Her Name Is Rio

And she's a soccer mom now. Just like many of Duran Duran's fans.

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Duran Duran Wolstein Center at CSU, 2000 Prospect Avenue 7:30 p.m. Tuesday, March 29; $38.50/$55; 216-241-5555
Lock up your mother, Duran Duran is back.
Lock up your mother, Duran Duran is back.
Scientists searching for a fountain of youth need only attend a Duran Duran concert. At the group's Blossom show in 2000, the scene resembled a debauched 20th high school reunion. Minivan moms snuck tokes from a doobie with the guilty haste of teenagers; others raided their daughters' closets and snatched up Contempo Casuals wardrobe essentials for the night. The only concession to adulthood seemed to be the groups who rented limos for the night, unwittingly creating adult sleepovers driven not by "Truth or Dare," but by overindulgence in wine coolers.

This thirst for revisiting swooning adolescent fantasies has increased tenfold, now that the original Duran Duran lineup -- composed of vocalist Simon LeBon, bassist John Taylor, keyboardist Nick Rhodes, guitarist Andy Taylor, and drummer Roger Taylor -- is touring again behind last year's Astronaut, the first album the quintet has recorded together since 1983's Seven and the Ragged Tiger.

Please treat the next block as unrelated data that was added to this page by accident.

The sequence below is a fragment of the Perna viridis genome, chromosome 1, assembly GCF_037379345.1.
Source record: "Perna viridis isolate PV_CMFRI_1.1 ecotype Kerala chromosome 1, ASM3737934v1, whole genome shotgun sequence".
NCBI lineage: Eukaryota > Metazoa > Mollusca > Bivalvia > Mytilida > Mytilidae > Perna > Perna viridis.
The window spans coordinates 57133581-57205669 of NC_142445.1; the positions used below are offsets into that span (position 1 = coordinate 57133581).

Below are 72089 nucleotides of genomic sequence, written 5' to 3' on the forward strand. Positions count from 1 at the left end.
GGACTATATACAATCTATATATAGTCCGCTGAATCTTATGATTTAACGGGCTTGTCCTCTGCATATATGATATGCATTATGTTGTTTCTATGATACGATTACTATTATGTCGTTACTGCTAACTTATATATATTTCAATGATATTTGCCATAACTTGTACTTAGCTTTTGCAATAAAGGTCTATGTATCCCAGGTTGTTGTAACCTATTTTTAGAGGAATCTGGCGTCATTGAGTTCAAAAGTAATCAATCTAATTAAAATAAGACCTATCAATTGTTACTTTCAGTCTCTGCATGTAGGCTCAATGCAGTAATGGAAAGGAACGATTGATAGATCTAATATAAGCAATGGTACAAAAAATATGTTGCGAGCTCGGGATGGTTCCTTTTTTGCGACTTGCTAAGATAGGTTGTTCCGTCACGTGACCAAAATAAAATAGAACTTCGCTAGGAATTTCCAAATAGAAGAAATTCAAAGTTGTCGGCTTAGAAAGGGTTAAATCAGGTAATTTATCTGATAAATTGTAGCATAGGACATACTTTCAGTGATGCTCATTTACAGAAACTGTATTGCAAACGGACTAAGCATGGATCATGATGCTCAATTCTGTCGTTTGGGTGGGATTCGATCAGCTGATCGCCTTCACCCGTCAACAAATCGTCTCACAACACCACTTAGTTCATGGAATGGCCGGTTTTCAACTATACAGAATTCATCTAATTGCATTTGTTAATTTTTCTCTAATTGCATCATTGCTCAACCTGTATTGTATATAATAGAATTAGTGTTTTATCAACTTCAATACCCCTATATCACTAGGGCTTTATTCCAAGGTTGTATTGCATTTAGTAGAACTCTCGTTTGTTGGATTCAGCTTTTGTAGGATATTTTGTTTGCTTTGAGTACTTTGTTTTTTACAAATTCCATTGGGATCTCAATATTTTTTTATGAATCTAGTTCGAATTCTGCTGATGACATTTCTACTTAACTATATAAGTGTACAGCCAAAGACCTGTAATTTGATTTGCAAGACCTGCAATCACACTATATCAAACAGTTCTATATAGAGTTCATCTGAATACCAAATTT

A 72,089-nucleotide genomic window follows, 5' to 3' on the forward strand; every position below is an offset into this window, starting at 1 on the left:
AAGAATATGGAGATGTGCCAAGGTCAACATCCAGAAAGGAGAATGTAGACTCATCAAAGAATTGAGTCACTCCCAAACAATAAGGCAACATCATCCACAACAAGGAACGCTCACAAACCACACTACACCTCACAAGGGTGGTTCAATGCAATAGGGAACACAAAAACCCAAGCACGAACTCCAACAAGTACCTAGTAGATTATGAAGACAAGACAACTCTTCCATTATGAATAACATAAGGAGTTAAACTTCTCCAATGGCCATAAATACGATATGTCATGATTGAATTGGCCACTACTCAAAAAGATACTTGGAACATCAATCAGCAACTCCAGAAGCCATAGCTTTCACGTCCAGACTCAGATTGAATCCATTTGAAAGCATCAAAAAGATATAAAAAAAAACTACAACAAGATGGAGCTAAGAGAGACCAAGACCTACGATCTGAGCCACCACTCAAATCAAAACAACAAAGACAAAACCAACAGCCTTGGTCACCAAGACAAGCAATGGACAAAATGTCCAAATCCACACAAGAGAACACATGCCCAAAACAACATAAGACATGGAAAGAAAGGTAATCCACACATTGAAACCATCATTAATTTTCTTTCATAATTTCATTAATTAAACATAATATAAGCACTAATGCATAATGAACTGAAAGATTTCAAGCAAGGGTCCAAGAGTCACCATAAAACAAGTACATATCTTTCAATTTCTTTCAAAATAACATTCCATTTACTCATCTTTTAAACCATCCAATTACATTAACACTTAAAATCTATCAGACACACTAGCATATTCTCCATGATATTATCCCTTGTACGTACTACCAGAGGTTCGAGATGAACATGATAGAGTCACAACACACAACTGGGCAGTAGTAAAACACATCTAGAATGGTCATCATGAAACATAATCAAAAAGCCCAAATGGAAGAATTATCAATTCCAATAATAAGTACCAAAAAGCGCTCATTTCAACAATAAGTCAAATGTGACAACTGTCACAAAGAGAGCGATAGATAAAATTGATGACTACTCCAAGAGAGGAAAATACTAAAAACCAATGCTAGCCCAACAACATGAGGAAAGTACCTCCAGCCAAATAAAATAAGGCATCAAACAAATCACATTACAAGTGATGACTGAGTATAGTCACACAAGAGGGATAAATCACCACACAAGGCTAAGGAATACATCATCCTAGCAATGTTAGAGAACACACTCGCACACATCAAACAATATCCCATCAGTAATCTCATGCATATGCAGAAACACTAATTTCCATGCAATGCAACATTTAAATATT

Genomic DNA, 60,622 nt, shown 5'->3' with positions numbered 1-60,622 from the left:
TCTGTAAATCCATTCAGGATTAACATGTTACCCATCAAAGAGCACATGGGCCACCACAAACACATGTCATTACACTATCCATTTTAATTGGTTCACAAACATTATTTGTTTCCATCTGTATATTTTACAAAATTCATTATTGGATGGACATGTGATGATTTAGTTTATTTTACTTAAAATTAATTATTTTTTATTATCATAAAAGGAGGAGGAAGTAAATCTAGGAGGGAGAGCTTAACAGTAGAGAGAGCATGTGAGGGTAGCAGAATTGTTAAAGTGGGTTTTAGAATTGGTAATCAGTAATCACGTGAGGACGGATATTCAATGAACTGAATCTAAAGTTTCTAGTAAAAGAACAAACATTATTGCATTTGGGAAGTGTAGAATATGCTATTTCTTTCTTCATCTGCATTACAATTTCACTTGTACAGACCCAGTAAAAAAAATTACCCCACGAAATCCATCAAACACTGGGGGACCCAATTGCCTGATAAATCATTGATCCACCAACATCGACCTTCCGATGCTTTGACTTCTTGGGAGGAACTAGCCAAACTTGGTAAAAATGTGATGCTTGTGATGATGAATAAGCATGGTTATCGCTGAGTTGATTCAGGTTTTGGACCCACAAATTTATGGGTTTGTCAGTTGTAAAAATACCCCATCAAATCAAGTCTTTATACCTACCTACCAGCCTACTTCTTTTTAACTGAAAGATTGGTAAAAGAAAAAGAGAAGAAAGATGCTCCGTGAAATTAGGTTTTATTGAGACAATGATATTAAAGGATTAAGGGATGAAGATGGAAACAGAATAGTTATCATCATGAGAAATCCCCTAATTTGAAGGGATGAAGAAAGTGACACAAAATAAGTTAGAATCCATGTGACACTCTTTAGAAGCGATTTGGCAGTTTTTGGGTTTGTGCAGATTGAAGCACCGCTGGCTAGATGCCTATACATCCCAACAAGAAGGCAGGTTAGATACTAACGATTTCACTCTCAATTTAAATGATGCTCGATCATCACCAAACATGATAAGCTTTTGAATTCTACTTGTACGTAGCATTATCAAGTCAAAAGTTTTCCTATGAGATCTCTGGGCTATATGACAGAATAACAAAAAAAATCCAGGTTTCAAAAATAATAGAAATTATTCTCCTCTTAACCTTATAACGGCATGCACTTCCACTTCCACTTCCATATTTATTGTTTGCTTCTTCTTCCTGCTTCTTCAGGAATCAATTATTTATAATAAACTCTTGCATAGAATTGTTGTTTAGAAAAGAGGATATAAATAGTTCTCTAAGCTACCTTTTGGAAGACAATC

Chatting from a tour stop in Calgary, John Taylor expresses his appreciation for the audience's enthusiasm toward the reunion -- although he isn't quite sure how to explain the rabid nature of some Durannies, as hardcore fans are called. Still, the 44-year-old is certain of one thing: The Duran Duran lineup of 2005 is better than the band whose photos its admirers pinned to bedroom walls and pasted in lockers 20-odd years ago.

"We've just dug in, and we're finding a groove that is deeper than we've ever gone with each other before," he says. "You know, this is a 45-date tour, and there's something that can be a little bit intimidating about that. But when you're a musician, you clamor to get that opportunity.

"How else are you going to learn?" he continues. "You don't learn by sitting in your room and noodling. You have to get your audience back. We're improving every day. You feel like you're back in touch with that youthfulness, because you can actually feel the improvement going on. It's not like we're on some sort of old-age-pension retirement scheme."

Showing no sign of the stresses that caused all three Taylors to leave the band at separate times, Astronaut proves that the playful side of Duran Duran remains strong. In fact, it's nothing short of pure musical hedonism, crackling with the same seductive discofunk and slinky synthpop of yore. Unlike the tabloid circus and constant external scrutiny that plagued Duran Duran at its Tiger Beat apex, however, the biggest challenges the now grown-up band faced when writing and recording anew came from having to leave loved ones behind.